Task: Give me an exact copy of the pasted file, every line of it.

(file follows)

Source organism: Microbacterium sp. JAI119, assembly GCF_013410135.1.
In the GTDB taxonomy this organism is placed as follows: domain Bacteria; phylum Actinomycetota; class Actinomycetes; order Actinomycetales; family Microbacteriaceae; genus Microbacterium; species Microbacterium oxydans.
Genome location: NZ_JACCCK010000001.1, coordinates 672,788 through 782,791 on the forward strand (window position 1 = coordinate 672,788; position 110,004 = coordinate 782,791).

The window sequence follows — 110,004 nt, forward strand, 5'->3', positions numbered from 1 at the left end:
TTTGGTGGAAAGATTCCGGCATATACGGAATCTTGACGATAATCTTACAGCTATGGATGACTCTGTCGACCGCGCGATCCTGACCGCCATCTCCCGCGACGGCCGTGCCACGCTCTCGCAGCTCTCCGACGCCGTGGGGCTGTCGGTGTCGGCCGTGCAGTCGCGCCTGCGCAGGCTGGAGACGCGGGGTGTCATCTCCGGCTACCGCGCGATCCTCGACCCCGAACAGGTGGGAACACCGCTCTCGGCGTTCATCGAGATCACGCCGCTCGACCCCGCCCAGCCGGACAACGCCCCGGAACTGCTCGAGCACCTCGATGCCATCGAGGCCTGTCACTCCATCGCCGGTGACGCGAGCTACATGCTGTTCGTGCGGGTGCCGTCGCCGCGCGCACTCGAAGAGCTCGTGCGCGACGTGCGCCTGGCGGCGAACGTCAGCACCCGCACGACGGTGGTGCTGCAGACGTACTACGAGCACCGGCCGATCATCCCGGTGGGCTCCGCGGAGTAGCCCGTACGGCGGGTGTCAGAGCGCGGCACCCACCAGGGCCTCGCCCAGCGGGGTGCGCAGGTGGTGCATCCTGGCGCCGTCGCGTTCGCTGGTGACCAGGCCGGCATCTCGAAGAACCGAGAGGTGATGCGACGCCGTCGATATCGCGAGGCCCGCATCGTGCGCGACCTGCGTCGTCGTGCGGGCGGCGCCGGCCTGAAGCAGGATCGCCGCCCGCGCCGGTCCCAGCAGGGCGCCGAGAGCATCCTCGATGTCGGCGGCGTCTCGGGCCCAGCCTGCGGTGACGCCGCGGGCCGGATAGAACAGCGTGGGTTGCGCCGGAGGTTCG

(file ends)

Source organism: Microbacterium sp. JAI119, assembly GCF_013410135.1.
In the GTDB taxonomy this organism is placed as follows: domain Bacteria; phylum Actinomycetota; class Actinomycetes; order Actinomycetales; family Microbacteriaceae; genus Microbacterium; species Microbacterium oxydans.
Genome location: NZ_JACCCK010000001.1, coordinates 672,788 through 782,791 on the forward strand (window position 1 = coordinate 672,788; position 110,004 = coordinate 782,791).

The window sequence follows — 110,004 nt, forward strand, 5'->3', positions numbered from 1 at the left end:
TTTGGTGGAAAGATTCCGGCATATACGGAATCTTGACGATAATCTTACAGCTATGGATGACTCTGTCGACCGCGCGATCCTGACCGCCATCTCCCGCGACGGCCGTGCCACGCTCTCGCAGCTCTCCGACGCCGTGGGGCTGTCGGTGTCGGCCGTGCAGTCGCGCCTGCGCAGGCTGGAGACGCGGGGTGTCATCTCCGGCTACCGCGCGATCCTCGACCCCGAACAGGTGGGAACACCGCTCTCGGCGTTCATCGAGATCACGCCGCTCGACCCCGCCCAGCCGGACAACGCCCCGGAACTGCTCGAGCACCTCGATGCCATCGAGGCCTGTCACTCCATCGCCGGTGACGCGAGCTACATGCTGTTCGTGCGGGTGCCGTCGCCGCGCGCACTCGAAGAGCTCGTGCGCGACGTGCGCCTGGCGGCGAACGTCAGCACCCGCACGACGGTGGTGCTGCAGACGTACTACGAGCACCGGCCGATCATCCCGGTGGGCTCCGCGGAGTAGCCCGTACGGCGGGTGTCAGAGCGCGGCACCCACCAGGGCCTCGCCCAGCGGGGTGCGCAGGTGGTGCATCCTGGCGCCGTCGCGTTCGCTGGTGACCAGGCCGGCATCTCGAAGAACCGAGAGGTGATGCGACGCCGTCGATATCGCGAGGCCCGCATCGTGCGCGACCTGCGTCGTCGTGCGGGCGGCGCCGGCCTGAAGCAGGATCGCCGCCCGCGCCGGTCCCAGCAGGGCGCCGAGAGCATCCTCGATGTCGGCGGCGTCTCGGGCCCAGCCTGCGGTGACGCCGCGGGCCGGATAGAACAGCGTGGGTTGCGCCGGAGGTTCG